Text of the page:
While architecturally simple and missing their iron lacework decorations, these four single storey row houses are of a style that is actually quite rare in Melbourne but proliferated in the 1870s in inner Sydney areas such as Glebe and Newtown where extensive rows can be found (example 31-42 Mitchell Street, Glebe). What is distinctive about this style is not the transverse gable configuration, but the combination of the blade party walls, central chimney, slate tile and banded paint (cream and maroon) concave corrugated iron verandahs referred to as Post-regency in Sydney. Constructed between 1870-1872, they were built for John Marley who lived at number 33 and remained their owner until the 1890s.1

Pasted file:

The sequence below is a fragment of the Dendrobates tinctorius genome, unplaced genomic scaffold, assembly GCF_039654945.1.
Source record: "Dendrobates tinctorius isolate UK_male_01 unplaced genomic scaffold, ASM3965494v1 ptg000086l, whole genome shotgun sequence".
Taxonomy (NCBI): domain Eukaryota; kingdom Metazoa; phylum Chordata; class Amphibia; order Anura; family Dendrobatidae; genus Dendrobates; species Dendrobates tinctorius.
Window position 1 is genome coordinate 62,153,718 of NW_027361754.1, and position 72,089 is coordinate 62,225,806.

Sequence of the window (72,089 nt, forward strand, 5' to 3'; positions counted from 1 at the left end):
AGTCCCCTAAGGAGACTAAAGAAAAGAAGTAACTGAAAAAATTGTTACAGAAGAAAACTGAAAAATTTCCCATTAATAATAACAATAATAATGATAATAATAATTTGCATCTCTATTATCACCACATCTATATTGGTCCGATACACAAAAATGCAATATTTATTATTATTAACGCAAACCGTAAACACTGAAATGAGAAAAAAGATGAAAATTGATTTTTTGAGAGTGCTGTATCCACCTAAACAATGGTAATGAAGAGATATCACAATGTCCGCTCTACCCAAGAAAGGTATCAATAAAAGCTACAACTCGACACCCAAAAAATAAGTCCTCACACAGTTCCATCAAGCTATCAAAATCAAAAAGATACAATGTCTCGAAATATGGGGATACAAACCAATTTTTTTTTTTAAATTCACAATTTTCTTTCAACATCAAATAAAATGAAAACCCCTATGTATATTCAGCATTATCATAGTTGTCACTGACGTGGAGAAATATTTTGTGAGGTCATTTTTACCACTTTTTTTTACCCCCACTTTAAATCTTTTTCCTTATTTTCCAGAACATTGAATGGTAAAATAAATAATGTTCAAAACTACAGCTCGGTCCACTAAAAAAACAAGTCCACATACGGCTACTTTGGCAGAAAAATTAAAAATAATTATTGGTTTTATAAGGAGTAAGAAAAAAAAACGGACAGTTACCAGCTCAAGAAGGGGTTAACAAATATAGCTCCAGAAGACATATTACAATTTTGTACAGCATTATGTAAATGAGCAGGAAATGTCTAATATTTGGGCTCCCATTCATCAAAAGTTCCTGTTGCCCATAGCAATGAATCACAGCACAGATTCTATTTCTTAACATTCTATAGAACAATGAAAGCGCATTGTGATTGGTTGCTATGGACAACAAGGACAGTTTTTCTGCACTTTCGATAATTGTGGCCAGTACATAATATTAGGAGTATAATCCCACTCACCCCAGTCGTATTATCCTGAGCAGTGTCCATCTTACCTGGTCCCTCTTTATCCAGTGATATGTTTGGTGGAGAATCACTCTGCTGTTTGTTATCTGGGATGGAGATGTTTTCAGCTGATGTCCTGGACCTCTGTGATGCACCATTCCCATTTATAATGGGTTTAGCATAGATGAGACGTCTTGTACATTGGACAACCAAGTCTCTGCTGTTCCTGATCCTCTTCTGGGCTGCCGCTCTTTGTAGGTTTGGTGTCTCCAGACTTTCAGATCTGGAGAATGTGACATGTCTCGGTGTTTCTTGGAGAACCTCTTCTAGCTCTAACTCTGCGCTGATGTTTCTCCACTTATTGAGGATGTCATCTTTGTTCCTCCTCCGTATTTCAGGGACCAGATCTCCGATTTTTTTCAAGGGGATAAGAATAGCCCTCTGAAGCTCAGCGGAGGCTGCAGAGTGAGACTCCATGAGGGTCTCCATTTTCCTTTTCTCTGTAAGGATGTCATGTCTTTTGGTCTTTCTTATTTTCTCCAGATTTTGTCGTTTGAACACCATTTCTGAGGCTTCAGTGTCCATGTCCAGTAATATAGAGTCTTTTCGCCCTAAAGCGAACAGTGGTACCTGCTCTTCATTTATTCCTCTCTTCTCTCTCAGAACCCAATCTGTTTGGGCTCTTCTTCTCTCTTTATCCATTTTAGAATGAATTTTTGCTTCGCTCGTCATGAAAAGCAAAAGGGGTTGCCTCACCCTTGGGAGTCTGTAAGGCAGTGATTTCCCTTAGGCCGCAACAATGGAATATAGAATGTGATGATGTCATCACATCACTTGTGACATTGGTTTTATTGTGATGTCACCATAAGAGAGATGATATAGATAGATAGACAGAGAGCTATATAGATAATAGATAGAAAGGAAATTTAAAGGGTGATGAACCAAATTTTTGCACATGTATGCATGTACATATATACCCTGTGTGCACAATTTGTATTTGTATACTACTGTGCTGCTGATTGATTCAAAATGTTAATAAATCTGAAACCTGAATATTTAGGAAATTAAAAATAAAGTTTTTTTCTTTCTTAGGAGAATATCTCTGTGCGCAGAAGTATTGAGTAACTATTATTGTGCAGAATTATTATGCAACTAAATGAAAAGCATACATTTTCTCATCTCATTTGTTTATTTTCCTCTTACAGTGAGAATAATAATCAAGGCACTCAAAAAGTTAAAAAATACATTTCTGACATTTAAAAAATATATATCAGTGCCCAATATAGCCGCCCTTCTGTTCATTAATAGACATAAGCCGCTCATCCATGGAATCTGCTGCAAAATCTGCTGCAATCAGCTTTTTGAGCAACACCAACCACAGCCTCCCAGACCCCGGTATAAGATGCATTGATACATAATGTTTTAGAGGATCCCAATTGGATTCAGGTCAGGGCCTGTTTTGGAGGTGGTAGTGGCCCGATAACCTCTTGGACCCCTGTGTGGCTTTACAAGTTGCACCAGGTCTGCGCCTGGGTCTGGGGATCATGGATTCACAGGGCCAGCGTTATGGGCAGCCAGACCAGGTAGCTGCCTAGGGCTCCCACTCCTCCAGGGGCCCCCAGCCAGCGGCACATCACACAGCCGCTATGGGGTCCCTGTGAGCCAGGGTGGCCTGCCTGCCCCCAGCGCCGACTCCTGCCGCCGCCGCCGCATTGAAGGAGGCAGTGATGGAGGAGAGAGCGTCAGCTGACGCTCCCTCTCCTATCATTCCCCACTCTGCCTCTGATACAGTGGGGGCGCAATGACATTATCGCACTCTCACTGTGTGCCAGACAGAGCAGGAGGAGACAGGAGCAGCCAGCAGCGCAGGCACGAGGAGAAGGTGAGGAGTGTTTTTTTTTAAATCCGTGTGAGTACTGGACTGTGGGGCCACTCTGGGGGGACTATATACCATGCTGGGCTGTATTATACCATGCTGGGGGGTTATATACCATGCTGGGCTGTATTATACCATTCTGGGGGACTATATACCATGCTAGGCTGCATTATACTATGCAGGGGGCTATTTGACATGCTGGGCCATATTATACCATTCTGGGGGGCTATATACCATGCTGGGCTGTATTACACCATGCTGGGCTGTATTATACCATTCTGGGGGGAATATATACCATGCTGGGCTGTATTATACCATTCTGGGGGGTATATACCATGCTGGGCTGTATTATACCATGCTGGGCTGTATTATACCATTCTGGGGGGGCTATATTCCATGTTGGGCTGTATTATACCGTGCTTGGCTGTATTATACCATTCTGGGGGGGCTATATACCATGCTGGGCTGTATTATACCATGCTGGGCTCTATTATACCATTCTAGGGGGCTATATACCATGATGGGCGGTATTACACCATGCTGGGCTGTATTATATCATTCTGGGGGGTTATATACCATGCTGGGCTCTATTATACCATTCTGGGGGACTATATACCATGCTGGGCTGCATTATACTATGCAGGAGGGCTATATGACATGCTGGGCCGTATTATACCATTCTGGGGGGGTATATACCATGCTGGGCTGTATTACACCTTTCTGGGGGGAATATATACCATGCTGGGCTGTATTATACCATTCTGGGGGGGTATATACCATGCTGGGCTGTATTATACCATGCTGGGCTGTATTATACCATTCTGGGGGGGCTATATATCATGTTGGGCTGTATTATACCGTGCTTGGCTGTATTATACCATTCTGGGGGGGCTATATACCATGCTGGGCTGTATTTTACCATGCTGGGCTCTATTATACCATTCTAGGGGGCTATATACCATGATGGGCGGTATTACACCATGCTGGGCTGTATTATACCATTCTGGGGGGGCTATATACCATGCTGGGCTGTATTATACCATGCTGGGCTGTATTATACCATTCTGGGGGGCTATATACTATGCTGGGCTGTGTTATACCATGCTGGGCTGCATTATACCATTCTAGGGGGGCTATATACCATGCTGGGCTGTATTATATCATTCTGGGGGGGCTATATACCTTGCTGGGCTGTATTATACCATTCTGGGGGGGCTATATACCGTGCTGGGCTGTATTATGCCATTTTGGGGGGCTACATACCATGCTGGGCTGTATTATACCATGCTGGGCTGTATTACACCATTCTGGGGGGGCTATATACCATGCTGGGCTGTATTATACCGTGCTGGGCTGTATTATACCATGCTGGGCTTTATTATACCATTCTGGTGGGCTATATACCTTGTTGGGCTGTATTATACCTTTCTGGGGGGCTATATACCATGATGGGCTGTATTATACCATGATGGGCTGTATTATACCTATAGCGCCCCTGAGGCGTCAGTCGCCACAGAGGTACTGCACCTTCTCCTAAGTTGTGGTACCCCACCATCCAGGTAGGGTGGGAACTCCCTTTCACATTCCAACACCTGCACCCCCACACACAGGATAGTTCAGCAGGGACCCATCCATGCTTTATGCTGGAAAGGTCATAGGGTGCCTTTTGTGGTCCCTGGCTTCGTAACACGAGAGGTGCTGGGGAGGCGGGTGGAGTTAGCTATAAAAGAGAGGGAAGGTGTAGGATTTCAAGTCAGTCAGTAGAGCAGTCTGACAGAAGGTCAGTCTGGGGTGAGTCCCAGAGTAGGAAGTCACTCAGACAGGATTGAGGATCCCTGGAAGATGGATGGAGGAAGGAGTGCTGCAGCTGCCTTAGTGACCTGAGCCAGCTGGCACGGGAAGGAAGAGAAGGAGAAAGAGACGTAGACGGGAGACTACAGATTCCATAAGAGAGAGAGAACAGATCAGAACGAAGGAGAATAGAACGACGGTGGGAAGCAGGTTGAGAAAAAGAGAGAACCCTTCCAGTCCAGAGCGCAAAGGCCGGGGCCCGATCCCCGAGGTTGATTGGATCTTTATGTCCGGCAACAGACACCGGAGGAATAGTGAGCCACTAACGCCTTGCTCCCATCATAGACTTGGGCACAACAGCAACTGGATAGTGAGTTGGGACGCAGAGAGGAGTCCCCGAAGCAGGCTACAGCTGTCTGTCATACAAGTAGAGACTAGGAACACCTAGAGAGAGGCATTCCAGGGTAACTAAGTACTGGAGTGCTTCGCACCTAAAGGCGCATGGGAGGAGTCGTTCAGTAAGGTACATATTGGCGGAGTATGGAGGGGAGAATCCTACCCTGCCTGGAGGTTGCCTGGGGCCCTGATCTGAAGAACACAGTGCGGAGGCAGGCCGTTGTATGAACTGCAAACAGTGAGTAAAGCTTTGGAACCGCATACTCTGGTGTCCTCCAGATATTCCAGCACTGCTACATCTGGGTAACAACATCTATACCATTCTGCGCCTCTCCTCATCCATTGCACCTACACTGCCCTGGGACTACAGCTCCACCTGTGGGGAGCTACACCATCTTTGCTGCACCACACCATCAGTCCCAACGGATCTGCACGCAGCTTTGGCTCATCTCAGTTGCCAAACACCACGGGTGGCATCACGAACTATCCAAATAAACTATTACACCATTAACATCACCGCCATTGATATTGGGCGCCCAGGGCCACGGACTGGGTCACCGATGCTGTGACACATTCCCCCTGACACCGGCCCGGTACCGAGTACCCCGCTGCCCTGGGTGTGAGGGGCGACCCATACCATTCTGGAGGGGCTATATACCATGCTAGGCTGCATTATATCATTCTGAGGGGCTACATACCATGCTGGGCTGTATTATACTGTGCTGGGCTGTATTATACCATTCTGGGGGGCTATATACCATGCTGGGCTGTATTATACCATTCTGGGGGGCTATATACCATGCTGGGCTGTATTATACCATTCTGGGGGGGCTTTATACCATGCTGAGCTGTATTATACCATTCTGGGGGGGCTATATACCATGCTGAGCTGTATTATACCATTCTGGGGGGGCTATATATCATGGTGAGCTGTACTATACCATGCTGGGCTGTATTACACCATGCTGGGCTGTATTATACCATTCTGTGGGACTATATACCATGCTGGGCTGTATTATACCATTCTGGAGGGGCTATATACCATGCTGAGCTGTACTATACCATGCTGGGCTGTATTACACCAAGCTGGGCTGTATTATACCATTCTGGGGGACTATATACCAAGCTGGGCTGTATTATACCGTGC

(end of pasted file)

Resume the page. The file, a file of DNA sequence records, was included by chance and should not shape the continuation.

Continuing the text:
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This is a great little freestanding terrace on the fringe of Melbourne’s CBD which shows a free spirited approach to design. The house is rich in textures, materials and ornament. There are even cherub statuettes on the party walls, something quite rare for Australian terrace houses. The terrace has an intricate “Hawthorn brick” facade. Refined details focused on the chimney, cornice and party walls.